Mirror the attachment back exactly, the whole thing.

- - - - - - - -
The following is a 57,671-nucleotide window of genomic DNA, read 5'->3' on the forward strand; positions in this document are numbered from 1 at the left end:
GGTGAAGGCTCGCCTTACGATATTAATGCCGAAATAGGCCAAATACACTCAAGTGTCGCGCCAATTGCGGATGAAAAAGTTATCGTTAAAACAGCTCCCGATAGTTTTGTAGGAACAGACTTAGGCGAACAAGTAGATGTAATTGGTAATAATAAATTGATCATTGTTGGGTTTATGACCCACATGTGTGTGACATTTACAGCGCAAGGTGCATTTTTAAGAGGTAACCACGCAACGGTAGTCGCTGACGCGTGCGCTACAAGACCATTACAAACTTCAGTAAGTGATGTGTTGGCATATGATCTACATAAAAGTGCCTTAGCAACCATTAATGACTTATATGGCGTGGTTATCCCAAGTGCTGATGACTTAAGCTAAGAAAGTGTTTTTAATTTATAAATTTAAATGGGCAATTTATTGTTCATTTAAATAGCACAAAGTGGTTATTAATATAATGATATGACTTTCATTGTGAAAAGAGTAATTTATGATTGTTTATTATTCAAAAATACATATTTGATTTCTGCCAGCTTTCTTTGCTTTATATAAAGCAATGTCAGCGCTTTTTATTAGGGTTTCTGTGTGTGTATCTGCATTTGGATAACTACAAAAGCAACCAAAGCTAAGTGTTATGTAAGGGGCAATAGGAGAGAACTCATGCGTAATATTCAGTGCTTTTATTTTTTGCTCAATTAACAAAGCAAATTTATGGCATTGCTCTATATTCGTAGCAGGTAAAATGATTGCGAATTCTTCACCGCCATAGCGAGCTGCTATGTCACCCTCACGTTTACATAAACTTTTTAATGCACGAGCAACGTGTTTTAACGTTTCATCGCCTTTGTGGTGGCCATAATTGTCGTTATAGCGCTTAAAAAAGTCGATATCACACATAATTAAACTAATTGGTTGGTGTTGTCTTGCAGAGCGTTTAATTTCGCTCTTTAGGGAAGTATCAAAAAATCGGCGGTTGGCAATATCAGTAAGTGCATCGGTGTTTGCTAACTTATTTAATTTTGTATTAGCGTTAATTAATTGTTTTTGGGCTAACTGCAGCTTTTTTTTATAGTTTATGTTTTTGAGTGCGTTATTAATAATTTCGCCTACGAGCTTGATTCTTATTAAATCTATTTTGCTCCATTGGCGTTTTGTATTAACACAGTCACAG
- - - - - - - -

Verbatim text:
The following is a 57,671-nucleotide window of genomic DNA, read 5'->3' on the forward strand; positions in this document are numbered from 1 at the left end:
GGTGAAGGCTCGCCTTACGATATTAATGCCGAAATAGGCCAAATACACTCAAGTGTCGCGCCAATTGCGGATGAAAAAGTTATCGTTAAAACAGCTCCCGATAGTTTTGTAGGAACAGACTTAGGCGAACAAGTAGATGTAATTGGTAATAATAAATTGATCATTGTTGGGTTTATGACCCACATGTGTGTGACATTTACAGCGCAAGGTGCATTTTTAAGAGGTAACCACGCAACGGTAGTCGCTGACGCGTGCGCTACAAGACCATTACAAACTTCAGTAAGTGATGTGTTGGCATATGATCTACATAAAAGTGCCTTAGCAACCATTAATGACTTATATGGCGTGGTTATCCCAAGTGCTGATGACTTAAGCTAAGAAAGTGTTTTTAATTTATAAATTTAAATGGGCAATTTATTGTTCATTTAAATAGCACAAAGTGGTTATTAATATAATGATATGACTTTCATTGTGAAAAGAGTAATTTATGATTGTTTATTATTCAAAAATACATATTTGATTTCTGCCAGCTTTCTTTGCTTTATATAAAGCAATGTCAGCGCTTTTTATTAGGGTTTCTGTGTGTGTATCTGCATTTGGATAACTACAAAAGCAACCAAAGCTAAGTGTTATGTAAGGGGCAATAGGAGAGAACTCATGCGTAATATTCAGTGCTTTTATTTTTTGCTCAATTAACAAAGCAAATTTATGGCATTGCTCTATATTCGTAGCAGGTAAAATGATTGCGAATTCTTCACCGCCATAGCGAGCTGCTATGTCACCCTCACGTTTACATAAACTTTTTAATGCACGAGCAACGTGTTTTAACGTTTCATCGCCTTTGTGGTGGCCATAATTGTCGTTATAGCGCTTAAAAAAGTCGATATCACACATAATTAAACTAATTGGTTGGTGTTGTCTTGCAGAGCGTTTAATTTCGCTCTTTAGGGAAGTATCAAAAAATCGGCGGTTGGCAATATCAGTAAGTGCATCGGTGTTTGCTAACTTATTTAATTTTGTATTAGCGTTAATTAATTGTTTTTGGGCTAACTGCAGCTTTTTTTTATAGTTTATGTTTTTGAGTGCGTTATTAATAATTTCGCCTACGAGCTTGATTCTTATTAAATCTATTTTGCTCCATTGGCGTTTTGTATTAACACAGTCACAG